Our new normal is a world of uncertainty and change. That will take some getting used to. But we need to do more than adapt to a post-pandemic world. We need to build a better one. Thousands of people in our community devastated by the events of 2020 need your support to rebuild their lives.
At the beginning of the year, none of us were prepared for what we would confront. And no one knew how many in our community would need our help. Faced with a once-in-a-generation challenge, San Diego County stepped up. United Way staff, donors, volunteers, and our entire community came together in an unprecedented way. We helped our neighbors who were most impacted by the global pandemic and economic downturn get the relief and support they needed.
Here are some of the ways UWSD has been supporting the community:
- Raised $1,941,205 for COVID-19 relief with the Worker Assistance Initiative (WAI), for mortgage/rent and utilities payments to support low-wage workers who lost their jobs or income
- Helped 25,250 households with free tax preparation assistance through our EITC Coalition
- Collaborated with our Advancing San Diego partners to place 40 students into internships at 20 different small businesses across the region
- Engaged 11,701 students and families in attendance awareness efforts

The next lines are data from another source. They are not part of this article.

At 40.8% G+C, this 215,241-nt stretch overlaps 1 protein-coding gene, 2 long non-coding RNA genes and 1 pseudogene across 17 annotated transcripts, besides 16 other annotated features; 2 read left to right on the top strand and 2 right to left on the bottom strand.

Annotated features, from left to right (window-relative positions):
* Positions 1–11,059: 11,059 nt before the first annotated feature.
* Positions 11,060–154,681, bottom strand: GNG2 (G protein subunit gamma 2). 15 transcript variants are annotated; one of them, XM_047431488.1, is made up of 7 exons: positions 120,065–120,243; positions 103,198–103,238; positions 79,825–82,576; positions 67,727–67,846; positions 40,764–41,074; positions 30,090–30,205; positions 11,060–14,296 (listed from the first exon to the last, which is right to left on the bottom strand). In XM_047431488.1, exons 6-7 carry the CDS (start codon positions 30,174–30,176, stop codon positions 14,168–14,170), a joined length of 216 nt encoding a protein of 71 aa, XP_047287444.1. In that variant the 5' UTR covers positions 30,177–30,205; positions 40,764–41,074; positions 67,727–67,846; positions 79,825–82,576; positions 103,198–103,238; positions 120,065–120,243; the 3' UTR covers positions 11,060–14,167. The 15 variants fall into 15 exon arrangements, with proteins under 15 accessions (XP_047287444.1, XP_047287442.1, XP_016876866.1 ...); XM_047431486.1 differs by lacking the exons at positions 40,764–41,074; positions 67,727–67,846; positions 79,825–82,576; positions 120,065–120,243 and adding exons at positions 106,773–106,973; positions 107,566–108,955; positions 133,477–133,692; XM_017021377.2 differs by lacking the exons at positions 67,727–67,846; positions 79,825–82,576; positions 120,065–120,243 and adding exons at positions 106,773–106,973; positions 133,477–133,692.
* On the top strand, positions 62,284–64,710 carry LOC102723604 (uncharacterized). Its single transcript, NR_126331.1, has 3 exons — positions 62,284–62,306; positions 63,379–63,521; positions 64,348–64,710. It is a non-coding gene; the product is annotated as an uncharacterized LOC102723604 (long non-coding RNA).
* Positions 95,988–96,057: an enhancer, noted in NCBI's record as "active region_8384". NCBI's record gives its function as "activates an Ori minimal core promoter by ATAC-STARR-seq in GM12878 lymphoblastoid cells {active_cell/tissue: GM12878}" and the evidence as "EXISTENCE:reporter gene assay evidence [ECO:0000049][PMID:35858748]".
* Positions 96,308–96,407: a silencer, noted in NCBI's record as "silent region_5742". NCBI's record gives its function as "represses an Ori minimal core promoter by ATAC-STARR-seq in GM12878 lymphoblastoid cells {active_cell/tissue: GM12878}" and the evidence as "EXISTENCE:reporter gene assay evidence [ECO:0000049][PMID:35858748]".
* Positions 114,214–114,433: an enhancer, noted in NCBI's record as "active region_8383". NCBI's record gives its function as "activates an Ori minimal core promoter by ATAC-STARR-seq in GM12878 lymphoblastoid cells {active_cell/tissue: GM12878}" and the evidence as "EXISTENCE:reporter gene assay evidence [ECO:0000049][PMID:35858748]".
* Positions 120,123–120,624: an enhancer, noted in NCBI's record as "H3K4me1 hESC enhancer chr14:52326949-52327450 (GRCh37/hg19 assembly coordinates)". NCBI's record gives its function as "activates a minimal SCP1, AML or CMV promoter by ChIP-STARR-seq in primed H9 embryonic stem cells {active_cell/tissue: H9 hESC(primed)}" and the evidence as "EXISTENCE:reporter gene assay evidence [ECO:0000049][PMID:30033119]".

But there is so much more to do. Thousands in our community still struggle with unemployment, food insecurity, and housing challenges. Many don’t know where their next meal is coming from, or how they will pay the rent or the bills. Even more are teetering on the edge without back-up savings. Kids are struggling with an unconventional school year.
Many of the Americans who were already struggling before the pandemic—like low-wage workers, people of color, LGBTQA+ individuals, and those with disabilities—were hit harder than the rest.
- 11.1 million Americans are unemployed
- More than 1 in 10 Americans don’t know where their next meal is coming from
- At least 30 million people are estimated to be at risk of eviction
- In 2019, 80% of White and Asian third grade students in San Diego Unified School District were reading at 3rd grade proficiency; while only 51% of Black and 56% of Hispanic students were at basic reading proficiency.
These are our neighbors. And they cannot wait any longer for relief, for support, for equality, for the opportunity to live a thriving life.
This year has taught that we don’t live in the equal society we’ve always cherished. But we can make it so.
At UWSD, we are working toward a new tomorrow for our community, one that offers:
- Strong starts for children
- Safe homes and warm meals
- Greater equity
- New career paths
- Fresh starts
- Thriving families
We must build a better future for our community, one where every person has an equal opportunity to thrive.
Let’s not put off until tomorrow the work that we can start today. Respond to the new year with hope, with possibility, with action.
Together, we can build a tomorrow that is better than yesterday. For every single one of us.
All we need to do is Start Today United.